I have thought about that a few times. My sister has a bike with cleats and I wondered about doing that with double drum pedals
might be worth a shot -- for grins (dragsters often have a little toe clip on the throttle pedal -- that may be a little more practical, but not nearly as much fun)

I don't play doubles, so I can't comment on that

the soles of bike shoes TEND (you can find soft ones) to be really really stiff and you aren't going to be able to heel and toe

but I suppose you could mount a trigger on the rebound throw of the pedal :D

eh, I'll sock it away for an "if i get really bored this winter" project

(I live in Seattle, so come about Nov, it gets really dark and stupid projects help keep you sane)
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Old 09-15-2009, 09:59 PM
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Default Re: The pressure is on ☛

Quote:
Originally Posted by harryconway View Post
I just can't imagine very many people buying these. Like the PDP B.O.A. pedal and the Gibraltar Catapult. Sometimes "too weird" is just "too weird".....
I agree.

I've seen many odd pedals come out over the years, and for the most part, they never sell, and are never heard from again after a few years.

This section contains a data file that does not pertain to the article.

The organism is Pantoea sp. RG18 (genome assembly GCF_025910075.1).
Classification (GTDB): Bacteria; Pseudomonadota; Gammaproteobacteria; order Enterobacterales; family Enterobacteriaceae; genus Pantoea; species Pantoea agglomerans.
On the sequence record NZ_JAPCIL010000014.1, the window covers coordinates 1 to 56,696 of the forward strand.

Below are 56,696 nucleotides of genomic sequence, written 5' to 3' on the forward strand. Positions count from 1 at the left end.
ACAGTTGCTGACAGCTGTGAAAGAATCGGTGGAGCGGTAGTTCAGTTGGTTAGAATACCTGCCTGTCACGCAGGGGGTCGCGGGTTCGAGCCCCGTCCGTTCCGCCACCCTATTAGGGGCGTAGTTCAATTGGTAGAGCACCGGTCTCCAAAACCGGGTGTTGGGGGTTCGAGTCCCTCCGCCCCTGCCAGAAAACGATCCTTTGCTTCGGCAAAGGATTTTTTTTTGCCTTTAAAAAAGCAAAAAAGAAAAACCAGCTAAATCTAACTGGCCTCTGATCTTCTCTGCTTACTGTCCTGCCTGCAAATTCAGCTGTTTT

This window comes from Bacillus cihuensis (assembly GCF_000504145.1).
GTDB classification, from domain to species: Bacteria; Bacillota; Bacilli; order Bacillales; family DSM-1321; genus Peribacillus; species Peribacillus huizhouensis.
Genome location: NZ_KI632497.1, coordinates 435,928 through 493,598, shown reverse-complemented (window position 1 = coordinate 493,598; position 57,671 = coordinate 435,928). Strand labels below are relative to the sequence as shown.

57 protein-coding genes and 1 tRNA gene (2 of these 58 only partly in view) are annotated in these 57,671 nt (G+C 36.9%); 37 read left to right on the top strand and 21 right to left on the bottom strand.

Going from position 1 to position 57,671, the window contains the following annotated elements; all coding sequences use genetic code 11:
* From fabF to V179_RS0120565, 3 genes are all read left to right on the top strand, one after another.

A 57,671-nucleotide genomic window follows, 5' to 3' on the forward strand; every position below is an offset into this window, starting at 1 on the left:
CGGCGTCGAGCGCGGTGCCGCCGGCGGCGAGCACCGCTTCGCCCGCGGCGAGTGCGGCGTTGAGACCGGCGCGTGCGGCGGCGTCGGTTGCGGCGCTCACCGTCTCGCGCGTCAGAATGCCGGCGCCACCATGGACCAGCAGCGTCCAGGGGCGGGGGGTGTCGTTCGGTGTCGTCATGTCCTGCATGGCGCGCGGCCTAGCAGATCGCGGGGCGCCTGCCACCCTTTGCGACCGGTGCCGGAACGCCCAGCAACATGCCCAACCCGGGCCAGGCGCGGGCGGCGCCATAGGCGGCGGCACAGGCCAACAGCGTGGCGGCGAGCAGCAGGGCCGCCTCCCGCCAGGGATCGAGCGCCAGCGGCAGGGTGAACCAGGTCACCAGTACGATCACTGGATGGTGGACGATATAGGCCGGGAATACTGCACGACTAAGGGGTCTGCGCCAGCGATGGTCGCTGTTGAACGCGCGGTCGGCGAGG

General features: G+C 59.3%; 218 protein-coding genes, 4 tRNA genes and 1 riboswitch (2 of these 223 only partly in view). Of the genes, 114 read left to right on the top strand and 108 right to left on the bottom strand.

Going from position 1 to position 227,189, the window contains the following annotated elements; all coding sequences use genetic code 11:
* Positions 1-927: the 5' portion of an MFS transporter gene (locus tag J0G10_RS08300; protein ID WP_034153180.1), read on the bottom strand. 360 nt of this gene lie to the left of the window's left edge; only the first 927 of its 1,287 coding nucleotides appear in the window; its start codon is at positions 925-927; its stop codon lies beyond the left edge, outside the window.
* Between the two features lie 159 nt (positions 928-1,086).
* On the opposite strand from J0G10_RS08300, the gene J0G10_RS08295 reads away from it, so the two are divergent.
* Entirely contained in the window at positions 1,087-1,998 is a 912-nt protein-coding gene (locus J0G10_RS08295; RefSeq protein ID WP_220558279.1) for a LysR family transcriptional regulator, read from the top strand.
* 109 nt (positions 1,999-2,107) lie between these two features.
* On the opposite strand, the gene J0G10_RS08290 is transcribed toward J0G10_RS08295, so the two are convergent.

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Old 09-16-2009, 02:05 AM
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Default Re: The pressure is on ☛

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Originally Posted by DrumEatDrum View Post
I agree.

I've seen many odd pedals come out over the years, and for the most part, they never sell, and are never heard from again after a few years.

Depends on how much its promoted. Case in point, the BOA.
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Old 09-16-2009, 02:42 AM
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Default Re: The pressure is on ☛

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Depends on how much its promoted. Case in point, the BOA.
That has a lot to do with it.

There are probably pedal designs that are "better" in some ways then the conventional spring design, i.e. smoother, faster, more controllable, etc. But they doubtless have some tradeoffs (expense, durability, repairability, reliability, etc.). The conventional spring pedal is like the cockroach or shark - perfectly evolved and difficult to improve.
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Old 09-16-2009, 02:53 AM
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Default Re: The pressure is on ☛

Quote:
Originally Posted by Deathmetalconga View Post
The conventional spring pedal is like the cockroach or shark - perfectly evolved and difficult to improve.
Very True!!!

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  #34  
Old 09-16-2009, 02:54 AM
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Default Re: The pressure is on ☛

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The conventional spring pedal is like the cockroach or shark - perfectly evolved and difficult to improve.
Now there's a great comparison. Bravo, sir.
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  #35